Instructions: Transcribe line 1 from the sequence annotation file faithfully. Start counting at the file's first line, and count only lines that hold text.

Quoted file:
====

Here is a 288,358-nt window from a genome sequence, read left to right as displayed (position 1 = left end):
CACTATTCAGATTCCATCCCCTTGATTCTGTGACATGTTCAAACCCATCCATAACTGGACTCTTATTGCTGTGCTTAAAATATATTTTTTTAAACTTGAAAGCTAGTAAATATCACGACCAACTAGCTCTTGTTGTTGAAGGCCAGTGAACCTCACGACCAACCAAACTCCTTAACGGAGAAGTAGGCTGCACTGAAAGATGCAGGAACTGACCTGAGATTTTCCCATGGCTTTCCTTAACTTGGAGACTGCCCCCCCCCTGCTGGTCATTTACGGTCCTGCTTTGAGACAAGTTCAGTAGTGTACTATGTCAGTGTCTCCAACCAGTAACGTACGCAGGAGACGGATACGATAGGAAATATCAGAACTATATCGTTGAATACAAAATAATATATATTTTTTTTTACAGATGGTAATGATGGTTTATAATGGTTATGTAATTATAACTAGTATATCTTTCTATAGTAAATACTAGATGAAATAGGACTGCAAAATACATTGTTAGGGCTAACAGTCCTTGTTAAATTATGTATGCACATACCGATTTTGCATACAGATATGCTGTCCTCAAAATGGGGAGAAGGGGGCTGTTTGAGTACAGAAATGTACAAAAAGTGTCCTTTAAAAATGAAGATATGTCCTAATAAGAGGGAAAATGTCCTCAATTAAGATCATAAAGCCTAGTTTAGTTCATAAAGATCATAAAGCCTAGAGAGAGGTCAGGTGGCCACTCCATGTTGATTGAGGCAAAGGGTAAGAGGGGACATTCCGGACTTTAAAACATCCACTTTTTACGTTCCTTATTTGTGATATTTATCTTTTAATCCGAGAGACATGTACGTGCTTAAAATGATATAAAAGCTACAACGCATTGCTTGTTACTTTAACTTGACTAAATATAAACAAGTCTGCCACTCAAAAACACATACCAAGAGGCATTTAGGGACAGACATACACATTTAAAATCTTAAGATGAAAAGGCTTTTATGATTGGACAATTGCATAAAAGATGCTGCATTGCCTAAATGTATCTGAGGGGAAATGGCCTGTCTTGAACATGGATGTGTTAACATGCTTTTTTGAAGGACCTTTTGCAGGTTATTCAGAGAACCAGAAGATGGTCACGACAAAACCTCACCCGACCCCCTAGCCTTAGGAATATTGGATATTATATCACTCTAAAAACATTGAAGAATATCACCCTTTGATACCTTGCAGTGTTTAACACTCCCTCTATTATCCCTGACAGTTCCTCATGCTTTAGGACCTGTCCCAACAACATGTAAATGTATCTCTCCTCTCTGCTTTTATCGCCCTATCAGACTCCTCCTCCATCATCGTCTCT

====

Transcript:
Here is a 288,358-nt window from a genome sequence, read left to right as displayed (position 1 = left end):